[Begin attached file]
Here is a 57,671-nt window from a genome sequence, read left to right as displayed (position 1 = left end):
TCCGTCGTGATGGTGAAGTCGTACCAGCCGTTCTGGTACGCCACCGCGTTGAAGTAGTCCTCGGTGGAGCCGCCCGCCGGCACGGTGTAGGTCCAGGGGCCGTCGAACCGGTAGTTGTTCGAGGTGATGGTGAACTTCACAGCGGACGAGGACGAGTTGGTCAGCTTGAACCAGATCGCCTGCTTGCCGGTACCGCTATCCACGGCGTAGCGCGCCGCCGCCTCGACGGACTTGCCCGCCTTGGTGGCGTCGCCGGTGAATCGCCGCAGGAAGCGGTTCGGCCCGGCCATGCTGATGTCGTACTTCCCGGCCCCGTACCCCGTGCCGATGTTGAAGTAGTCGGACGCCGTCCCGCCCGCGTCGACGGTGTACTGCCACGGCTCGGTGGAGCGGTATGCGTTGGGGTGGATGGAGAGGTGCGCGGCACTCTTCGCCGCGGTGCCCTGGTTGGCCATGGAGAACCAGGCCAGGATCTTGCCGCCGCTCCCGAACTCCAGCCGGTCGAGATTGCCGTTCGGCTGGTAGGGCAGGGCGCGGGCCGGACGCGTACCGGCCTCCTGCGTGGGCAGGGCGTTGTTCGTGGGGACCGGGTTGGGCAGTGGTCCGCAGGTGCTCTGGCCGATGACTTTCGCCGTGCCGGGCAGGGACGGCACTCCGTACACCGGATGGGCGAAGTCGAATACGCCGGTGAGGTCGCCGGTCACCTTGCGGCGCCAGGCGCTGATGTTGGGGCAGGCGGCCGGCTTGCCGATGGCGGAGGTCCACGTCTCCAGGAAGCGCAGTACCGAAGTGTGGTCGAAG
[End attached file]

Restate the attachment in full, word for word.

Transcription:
Here is a 57,671-nt window from a genome sequence, read left to right as displayed (position 1 = left end):
TCCGTCGTGATGGTGAAGTCGTACCAGCCGTTCTGGTACGCCACCGCGTTGAAGTAGTCCTCGGTGGAGCCGCCCGCCGGCACGGTGTAGGTCCAGGGGCCGTCGAACCGGTAGTTGTTCGAGGTGATGGTGAACTTCACAGCGGACGAGGACGAGTTGGTCAGCTTGAACCAGATCGCCTGCTTGCCGGTACCGCTATCCACGGCGTAGCGCGCCGCCGCCTCGACGGACTTGCCCGCCTTGGTGGCGTCGCCGGTGAATCGCCGCAGGAAGCGGTTCGGCCCGGCCATGCTGATGTCGTACTTCCCGGCCCCGTACCCCGTGCCGATGTTGAAGTAGTCGGACGCCGTCCCGCCCGCGTCGACGGTGTACTGCCACGGCTCGGTGGAGCGGTATGCGTTGGGGTGGATGGAGAGGTGCGCGGCACTCTTCGCCGCGGTGCCCTGGTTGGCCATGGAGAACCAGGCCAGGATCTTGCCGCCGCTCCCGAACTCCAGCCGGTCGAGATTGCCGTTCGGCTGGTAGGGCAGGGCGCGGGCCGGACGCGTACCGGCCTCCTGCGTGGGCAGGGCGTTGTTCGTGGGGACCGGGTTGGGCAGTGGTCCGCAGGTGCTCTGGCCGATGACTTTCGCCGTGCCGGGCAGGGACGGCACTCCGTACACCGGATGGGCGAAGTCGAATACGCCGGTGAGGTCGCCGGTCACCTTGCGGCGCCAGGCGCTGATGTTGGGGCAGGCGGCCGGCTTGCCGATGGCGGAGGTCCACGTCTCCAGGAAGCGCAGTACCGAAGTGTGGTCGAAG